Commuting should allow workers to live in the right place for them at the right price and to work in a place that suits them. The academic literature on commuting suggests the existence of a trade-off between the journey to work and housing prices; that is, the inconvenience for households living farther from employment hubs should be “compensated” by lower housing prices.
In an analysis of the commuting distances and housing prices among the Jewish localities in the “Gedera-Hadera” area (the Central region of Israel), the data show that those living in localities closer to central employment areas do indeed pay on average a higher price for housing, while workers who are forced to travel longer distances receive “compensation” in the form of cheaper housing prices.
The relatively short distances between localities in the Gedera-Hadera area may encourage choosing longer commutes over moving between residential areas.
More generally, residents tend to prefer to remain in the living environment familiar to them. The internal migration rate between localities and within them in Israel stands at about 7% of the total population in recent years, and about 60% of changes in address were recorded within the same locality.
In terms of moving across regions, the data seem to reflect the limited ability of low housing prices in the periphery to attract residents away from the Central region, where there are a number of socioeconomic advantages (e.g., proximity to employment, cultural centers, and leisure areas).
Arab Israeli women: geography, commuting and employment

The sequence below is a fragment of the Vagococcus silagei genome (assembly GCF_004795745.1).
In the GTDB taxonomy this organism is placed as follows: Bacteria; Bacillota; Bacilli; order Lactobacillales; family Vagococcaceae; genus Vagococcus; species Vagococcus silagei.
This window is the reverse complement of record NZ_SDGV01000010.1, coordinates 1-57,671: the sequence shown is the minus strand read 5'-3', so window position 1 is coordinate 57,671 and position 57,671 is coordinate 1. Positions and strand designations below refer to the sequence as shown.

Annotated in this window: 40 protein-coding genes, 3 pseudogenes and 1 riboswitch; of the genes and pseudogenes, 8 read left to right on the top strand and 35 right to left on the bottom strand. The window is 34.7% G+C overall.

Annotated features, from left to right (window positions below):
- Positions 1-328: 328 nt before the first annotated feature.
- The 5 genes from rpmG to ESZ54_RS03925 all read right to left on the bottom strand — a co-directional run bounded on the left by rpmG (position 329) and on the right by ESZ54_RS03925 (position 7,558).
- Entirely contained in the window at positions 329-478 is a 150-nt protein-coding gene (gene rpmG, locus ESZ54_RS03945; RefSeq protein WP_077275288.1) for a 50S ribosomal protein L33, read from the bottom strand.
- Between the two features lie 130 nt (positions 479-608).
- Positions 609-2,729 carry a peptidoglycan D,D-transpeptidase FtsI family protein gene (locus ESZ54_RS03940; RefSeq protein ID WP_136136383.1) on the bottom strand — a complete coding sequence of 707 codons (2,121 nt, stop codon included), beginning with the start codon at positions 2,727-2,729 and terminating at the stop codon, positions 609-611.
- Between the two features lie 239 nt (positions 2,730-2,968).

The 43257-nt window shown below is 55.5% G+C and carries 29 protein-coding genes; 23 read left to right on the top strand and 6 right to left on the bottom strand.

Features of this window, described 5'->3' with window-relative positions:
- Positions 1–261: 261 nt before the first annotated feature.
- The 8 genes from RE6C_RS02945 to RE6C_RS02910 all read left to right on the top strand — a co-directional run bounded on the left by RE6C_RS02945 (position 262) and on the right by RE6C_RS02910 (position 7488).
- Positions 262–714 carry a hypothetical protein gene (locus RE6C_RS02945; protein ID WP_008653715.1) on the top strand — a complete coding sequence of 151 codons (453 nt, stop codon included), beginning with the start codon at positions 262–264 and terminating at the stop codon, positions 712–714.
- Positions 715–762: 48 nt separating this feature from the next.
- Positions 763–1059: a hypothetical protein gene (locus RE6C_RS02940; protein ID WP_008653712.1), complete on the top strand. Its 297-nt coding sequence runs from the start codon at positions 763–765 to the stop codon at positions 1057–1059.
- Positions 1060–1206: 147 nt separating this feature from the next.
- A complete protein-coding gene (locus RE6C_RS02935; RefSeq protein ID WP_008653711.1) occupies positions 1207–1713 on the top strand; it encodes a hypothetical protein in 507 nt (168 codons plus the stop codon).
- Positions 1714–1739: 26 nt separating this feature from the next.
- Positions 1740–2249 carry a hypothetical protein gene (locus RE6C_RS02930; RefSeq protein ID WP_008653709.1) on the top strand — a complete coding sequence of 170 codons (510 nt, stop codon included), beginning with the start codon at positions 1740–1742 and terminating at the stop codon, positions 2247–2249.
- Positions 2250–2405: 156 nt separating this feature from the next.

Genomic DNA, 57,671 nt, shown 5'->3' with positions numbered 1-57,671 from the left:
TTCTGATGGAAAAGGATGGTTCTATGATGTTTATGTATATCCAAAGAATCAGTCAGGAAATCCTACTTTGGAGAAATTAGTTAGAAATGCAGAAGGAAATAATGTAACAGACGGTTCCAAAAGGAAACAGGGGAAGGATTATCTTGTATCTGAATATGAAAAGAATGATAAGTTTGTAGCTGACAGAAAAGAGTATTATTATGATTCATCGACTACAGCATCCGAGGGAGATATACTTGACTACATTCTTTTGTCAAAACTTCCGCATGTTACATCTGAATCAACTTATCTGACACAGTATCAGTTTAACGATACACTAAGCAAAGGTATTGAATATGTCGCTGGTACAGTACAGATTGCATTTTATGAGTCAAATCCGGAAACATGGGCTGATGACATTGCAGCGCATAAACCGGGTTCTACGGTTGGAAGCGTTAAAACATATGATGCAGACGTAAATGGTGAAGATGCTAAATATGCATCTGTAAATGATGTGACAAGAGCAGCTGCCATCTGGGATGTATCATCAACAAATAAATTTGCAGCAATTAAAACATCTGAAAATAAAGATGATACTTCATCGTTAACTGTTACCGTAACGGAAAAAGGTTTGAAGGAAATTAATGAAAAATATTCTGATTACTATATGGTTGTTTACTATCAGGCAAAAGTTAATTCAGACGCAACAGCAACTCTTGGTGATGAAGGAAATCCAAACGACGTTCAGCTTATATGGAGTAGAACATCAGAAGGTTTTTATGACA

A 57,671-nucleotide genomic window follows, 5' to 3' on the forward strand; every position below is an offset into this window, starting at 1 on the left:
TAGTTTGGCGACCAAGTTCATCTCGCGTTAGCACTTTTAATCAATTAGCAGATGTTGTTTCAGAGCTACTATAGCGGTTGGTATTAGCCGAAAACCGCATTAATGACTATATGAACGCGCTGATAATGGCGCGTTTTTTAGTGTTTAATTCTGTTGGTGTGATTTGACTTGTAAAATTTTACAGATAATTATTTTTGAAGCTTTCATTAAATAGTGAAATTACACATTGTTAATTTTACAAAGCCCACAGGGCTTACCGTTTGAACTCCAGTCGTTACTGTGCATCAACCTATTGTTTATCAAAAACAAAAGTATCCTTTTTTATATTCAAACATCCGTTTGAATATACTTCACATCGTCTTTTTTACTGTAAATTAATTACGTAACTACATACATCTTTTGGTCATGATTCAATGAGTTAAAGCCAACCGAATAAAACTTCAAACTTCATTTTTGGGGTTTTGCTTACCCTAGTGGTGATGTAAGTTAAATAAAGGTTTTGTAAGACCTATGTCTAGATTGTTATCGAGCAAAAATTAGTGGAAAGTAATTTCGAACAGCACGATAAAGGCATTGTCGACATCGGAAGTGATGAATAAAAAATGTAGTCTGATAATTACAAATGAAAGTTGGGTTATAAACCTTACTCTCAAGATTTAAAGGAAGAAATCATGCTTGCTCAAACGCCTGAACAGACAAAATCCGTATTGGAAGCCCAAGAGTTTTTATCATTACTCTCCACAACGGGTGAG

While the employment rate of Arab Israeli women has risen in recent years, further increasing their labor force participation rate is an important challenge facing policymakers.
Over 70% of employed Arab Israeli women live either in the North or the Triangle (Hadera and the Central region) areas. About a third of the employed women from these regions work outside their residential area.
Of those who commute from their residential area, women in the Triangle area are more likely to commute to Jewish localities for work than women in the North. Also, the commuting distance among women from the Triangle is greater than among women from the North. In general, the North is characterized by more limited and less diversified employment opportunities and big employment hubs like Haifa are a considerable distance from Arab Israeli localities. However, for women from the Triangle, their relative geographic proximity to the Center of the country, characterized by more employment opportunities, increases their “commuting tolerance.” Their willingness to travel farther distances may be due to a combination of two push and pull factors: a long commute that is still considered reasonable due to increased employment opportunities, or a shortage of employment in the Triangle area, which forces many women to seek work farther from home.
Employment rates of Arab Israeli women in mixed localities (66%) are higher than in the Northern and Triangle regions (about 33%) but lower than those among Jewish women, indicating that, beyond the substantial geographic barriers, there are additional obstacles that affect the employment patterns of Arab Israeli women, such as mastery of Hebrew and English and social norms.